# Free variable

*free occurrence of a variable*

The occurrence of a variable in a linguistic expression as a parameter of this expression. A rigorous definition of this concept can be given only for a formalized language. Every language has its own definition of a free variable, depending on the rules for forming expressions in the particular language. The semantic criterion is the following condition: The substitution of any object from an implicit interpretation in place of the given occurrence(s) of a variable must not lead to an absurd expression. For example, in the expression , which denotes the set of points of a circle of radius , the variable is free while and are not (see Bound variable). If denotes a mapping of the form , and the variables and range over and , respectively, then in the expression the variables and are free (and so is , if it is considered as a variable with respect to functions). For a fixed and by varying one obtains a function of the form , which is denoted by . In this expression is free and is not. In the expression , which denotes the value of the function at an arbitrary point , the last occurrence of is free while the two others are not. The first occurrence is called an operator occurrence (it is under the sign of an operator), and the second a bound occurrence.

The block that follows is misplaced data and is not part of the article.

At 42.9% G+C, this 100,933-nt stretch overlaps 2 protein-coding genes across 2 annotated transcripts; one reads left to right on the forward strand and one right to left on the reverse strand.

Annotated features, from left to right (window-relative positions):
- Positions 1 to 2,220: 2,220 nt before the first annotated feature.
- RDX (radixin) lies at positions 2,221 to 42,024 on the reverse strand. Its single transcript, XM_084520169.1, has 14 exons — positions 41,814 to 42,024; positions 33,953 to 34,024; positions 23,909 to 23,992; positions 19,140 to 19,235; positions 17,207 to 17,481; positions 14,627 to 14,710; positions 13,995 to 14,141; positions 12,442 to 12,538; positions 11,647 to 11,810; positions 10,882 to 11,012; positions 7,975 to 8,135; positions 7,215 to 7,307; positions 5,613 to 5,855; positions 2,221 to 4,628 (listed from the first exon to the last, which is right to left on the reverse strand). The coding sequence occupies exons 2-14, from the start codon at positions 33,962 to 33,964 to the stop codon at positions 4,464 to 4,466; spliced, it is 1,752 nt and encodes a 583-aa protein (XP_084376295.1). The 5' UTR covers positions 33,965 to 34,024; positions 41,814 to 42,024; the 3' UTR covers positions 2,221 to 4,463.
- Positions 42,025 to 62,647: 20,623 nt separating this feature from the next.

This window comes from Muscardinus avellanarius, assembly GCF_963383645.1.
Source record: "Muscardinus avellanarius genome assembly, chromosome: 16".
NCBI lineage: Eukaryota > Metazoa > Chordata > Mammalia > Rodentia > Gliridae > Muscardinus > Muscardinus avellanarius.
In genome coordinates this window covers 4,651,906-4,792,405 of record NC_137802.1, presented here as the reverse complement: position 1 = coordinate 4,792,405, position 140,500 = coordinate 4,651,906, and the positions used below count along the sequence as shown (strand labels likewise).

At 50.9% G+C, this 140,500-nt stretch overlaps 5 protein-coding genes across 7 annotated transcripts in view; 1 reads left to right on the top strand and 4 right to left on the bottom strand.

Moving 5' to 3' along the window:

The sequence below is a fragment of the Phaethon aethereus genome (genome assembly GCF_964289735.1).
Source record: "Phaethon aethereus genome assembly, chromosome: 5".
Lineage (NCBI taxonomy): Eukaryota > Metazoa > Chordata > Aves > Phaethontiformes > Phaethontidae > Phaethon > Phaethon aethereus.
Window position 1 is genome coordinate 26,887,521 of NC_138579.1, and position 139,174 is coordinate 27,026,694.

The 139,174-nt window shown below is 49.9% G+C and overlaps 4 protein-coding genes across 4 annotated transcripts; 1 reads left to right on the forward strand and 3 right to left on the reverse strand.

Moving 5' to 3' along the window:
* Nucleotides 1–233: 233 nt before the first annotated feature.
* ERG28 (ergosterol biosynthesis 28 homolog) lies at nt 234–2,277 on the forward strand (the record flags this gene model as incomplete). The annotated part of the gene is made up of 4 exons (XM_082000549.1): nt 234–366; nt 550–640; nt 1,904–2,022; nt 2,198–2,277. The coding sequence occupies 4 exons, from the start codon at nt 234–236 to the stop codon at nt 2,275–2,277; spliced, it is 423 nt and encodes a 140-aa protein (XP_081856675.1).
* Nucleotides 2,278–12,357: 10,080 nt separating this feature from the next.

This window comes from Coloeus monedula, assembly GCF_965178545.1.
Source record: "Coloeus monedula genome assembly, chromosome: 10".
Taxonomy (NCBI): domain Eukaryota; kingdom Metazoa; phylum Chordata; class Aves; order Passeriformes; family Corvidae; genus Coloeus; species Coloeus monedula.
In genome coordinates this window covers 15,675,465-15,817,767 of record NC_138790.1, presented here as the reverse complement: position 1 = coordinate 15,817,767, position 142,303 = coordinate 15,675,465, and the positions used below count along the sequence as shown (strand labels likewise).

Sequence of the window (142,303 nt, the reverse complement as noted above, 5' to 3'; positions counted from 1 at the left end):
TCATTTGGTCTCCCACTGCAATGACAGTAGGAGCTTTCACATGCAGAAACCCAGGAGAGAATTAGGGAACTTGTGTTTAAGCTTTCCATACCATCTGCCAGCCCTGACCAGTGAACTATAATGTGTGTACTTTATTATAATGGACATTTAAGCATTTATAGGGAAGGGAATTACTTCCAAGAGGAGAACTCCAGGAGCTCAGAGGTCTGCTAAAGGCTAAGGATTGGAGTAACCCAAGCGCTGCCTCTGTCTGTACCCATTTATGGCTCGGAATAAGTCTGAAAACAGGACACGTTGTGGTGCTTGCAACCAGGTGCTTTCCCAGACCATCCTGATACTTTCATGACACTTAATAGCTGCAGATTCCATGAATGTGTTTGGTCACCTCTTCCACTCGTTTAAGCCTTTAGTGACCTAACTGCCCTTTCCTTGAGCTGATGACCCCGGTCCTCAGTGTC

For a non-formalized language, that is, in actual mathematical texts, for an individual expression it is not always possible to definitely identify the free variables and the bound ones. For example, in , depending on the context, the variable can be free and bound, or vice-versa, but they cannot both be free. An indication of which variable is assumed to be free is given by using additional means. For example, if this expression is met in a context of the form "let fk=i< kaik" , then is free. If there is agreement that there is no summation over , then is a parameter. The expression , often used in mathematics, sometimes denotes a one-element set, in which case the variable occurs freely, and sometimes denotes the set of all where runs over an assigned domain of objects, in which case is a bound variable.

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#### References

[a1] | S.C. Kleene, "Introduction to metamathematics" , North-Holland (1951) |

**How to Cite This Entry:**

Free variable. V.N. Grishin (originator),

*Encyclopedia of Mathematics.*URL: http://www.encyclopediaofmath.org/index.php?title=Free_variable&oldid=15243